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6 minute walk test

Could some of you share your experience of having the 6 minute walk test?

I'm new here and will be sharing more in later posts, but right now I am scheduled to have this test and I'm frightened, both about the test itself and the results.

I don't know what stage my COPD is at, but it's severe, and I feel pretty sure I will come away from the test being placed on oxygen therapy.

  1. It really helped me to be able to perform the 6-minute walk test without the tech walking beside me. My score was higher. I would chat non-stop with the tech, and that dropped my oxygen levels. I walked up, and down a hallway, and the tech just looked at me every so often. I couldn't do pierced mouth breathing if I talked nervously the whole time.

    1. Hi twovillages, and thanks for sharing your experience during the 6-minute walk test with the community - we appreciate your feedback.
      It even underscores just how differently this condition affects different people. Whereas for you, it would have been a disadvantage having the tech walk beside you, for our community member , she found it to be a big plus to have been accompanied on the walk!
      Wishing you well,
      Leon (site moderator

  2. Well, I had the dreaded walk test today and it was not bad at all!
    The nurse or tech walked right with me the whole time, asking if I was ok and periodically reading the pulse oximeter on my finger. My oxygen level didn't drop below 94. It didn't seem to take 6 minutes.
    The doc said from that result he wouldn't be putting me on oxygen. I do have times when my oxygen will go into the 80s, trying to do certain chores and sometimes it seems for little reason.
    I didn't know they were also going to do spirometry so I had used my albuterol inhaler and ipratropium albuterol combo in my nebulizer this morning. (I would have been terrified to even try to go if I hadn't. ) They said it didn't matter and did the spirometry anyway, using a little handheld gadget. The doc gave me a printout of the results, but I wouldn't know what information to share here.
    But when I asked the doc how he would stage my COPD, he said from the spirometry he would say between Stage 2 and Stage 3. I tend to think Stage 3, and was steeled for worse.

    1. Hi again, Shadygrove, and thanks so much for following up now that you've had the 6-minute walk test earlier today. See? Even though I remember how frightened of this you were, it turned out not to be so bad after all! The fact the nurse / tech stayed by your side during the procedure may have helped to put your mind at ease and enabled you to perform without the anxiety. Between the 6-minute walk test, and the PFT diagnostic study, I imagine your next visit with the physician will provide you with a more comprehensive analysis of your condition. With that, there should be a plan of treatment and a medication regimen.
      You must be so relieved to have this study behind you now!
      Wishing you well,
      Leon (site moderator

    2. Looks like you have mastered the 6-minute walk test. I am Stage 4 COPD and feared that test as well the first time, as we all fear the unknown. They booked some new tests coming up for me and one was a 30min walk test. I immediately felt the shiver go down my back, cause how could I possibly walk that long.
      * This is just how long they book the appointment to last and not how long I have to walk. HaHa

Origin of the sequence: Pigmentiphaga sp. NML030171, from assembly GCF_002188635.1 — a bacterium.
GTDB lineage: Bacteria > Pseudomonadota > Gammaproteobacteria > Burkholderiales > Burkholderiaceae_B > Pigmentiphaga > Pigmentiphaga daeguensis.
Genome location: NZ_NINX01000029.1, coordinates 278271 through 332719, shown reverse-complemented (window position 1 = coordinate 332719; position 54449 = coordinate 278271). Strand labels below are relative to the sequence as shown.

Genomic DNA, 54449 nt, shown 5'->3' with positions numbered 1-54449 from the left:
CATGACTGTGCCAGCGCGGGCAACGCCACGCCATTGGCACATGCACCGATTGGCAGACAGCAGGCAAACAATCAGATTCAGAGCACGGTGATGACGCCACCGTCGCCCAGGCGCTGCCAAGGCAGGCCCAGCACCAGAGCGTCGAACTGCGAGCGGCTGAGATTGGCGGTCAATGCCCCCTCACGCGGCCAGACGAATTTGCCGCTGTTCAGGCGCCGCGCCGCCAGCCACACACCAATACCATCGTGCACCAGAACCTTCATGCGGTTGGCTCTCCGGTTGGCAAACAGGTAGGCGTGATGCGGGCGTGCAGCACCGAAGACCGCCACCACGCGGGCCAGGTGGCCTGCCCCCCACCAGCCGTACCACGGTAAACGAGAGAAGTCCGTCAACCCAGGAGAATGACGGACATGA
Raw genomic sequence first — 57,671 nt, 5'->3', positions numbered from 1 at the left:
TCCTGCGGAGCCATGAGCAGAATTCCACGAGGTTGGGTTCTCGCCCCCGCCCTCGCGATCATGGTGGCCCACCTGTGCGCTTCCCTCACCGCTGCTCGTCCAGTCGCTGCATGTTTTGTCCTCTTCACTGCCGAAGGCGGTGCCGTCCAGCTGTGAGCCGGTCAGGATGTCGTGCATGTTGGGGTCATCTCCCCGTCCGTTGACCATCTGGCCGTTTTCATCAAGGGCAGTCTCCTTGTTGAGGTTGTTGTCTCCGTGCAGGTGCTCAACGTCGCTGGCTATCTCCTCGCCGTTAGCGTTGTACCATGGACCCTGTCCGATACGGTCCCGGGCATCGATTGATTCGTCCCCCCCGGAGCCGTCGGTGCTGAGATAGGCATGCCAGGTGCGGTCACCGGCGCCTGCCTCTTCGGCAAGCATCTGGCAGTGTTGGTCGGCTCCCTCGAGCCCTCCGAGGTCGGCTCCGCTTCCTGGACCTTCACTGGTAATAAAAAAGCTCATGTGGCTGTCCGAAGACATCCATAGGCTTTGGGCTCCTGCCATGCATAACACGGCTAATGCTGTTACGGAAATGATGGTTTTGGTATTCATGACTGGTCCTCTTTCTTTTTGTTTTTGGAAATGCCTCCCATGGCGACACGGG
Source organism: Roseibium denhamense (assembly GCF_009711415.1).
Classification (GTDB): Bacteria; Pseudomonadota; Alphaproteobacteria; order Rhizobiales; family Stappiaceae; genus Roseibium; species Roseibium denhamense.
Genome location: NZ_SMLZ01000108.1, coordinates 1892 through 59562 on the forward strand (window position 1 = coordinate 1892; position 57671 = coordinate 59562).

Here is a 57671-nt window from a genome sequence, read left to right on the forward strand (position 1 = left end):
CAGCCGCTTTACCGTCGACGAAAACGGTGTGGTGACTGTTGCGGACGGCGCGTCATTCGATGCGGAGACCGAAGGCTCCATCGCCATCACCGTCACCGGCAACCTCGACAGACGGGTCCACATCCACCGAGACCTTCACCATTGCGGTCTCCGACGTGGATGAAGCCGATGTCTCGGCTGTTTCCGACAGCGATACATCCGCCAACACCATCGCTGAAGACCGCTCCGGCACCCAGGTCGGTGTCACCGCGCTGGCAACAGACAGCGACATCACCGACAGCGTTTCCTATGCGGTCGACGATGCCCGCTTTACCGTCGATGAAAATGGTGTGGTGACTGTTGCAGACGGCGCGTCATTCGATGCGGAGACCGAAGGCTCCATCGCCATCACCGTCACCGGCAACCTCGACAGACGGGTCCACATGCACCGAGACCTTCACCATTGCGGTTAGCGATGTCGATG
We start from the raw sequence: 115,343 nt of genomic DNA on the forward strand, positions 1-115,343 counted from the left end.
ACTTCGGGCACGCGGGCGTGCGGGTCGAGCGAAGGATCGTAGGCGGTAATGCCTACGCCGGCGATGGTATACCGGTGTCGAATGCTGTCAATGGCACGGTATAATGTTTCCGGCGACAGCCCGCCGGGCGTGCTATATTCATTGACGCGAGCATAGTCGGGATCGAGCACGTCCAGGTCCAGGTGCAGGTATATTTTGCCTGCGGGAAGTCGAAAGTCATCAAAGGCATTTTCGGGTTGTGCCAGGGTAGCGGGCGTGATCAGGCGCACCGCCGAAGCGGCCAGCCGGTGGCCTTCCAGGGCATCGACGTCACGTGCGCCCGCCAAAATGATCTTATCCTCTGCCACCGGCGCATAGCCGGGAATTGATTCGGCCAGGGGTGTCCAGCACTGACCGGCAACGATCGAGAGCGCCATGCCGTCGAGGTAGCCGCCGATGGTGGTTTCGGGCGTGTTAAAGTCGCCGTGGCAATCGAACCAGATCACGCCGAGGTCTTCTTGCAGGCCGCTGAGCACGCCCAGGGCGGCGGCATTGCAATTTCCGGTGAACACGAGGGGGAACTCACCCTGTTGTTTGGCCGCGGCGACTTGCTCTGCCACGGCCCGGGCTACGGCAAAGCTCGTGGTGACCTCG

I'm glad you are stacking small victories and sounds like your doing well at these tests. Please keep us informed of how you're making out with your appointments as we learn and support each other. Hope you have a wonderful day, stay cool. Jeff ( Team

  3. Hi! I hear you! I am at the very severe stage, and have been doing 6 minute walk tests usually every six months for several years. My pulmonologist's staff sets out cones down a long hallway, and you just walk, holding a pulse oximeter with a large readout, end to end, as long as you can, or until six minutes are up. You walk at your own pace. Since I use oxygen to sleep, I use it for the test. It lets me go farther than I would be able to without it.

    The last several I have not been able to complete. I have dreaded going because of it, even though it's not for punishment, and there is no failure. The test is strictly to measure how far you can get before you are out of breath.

    The nurse jots it down, and the doctor compares it to the last time, or uses it as a baseline. The last time, the doc said I went farther in less time. Have no idea what that means in medical terms, but it sounds good.

    However, I have been walking on a treadmill for a couple months, and I am now able to walk for 8 minutes. I have my next appointment the end of July, and I don't dread it.

    By the way, welcome to the group. You will find lots of important info, friendly voices, and interesting stories. It is addictive. Please let me know how it goes.

    1. ,
      Thank you for your very informative reply. You did a great job of sharing info that helps me understand a little more about what to expect with the test, and I appreciate your taking the time to share.
      Your treadmill workouts sound as if they are helping you and I am glad you don't dread your next walk test.
      Do you normally use your oxygen only to sleep?

    2. I replied to you last night. Not sure where that went! Anyway, I use the oxygen normally for sleeping, or exertion like vacuuming. I also use a portable when I go out, just in case.

  4. My test is scheduled for June 28.

    1. Mine is July 27. Will let you know how it goes.

    2. @

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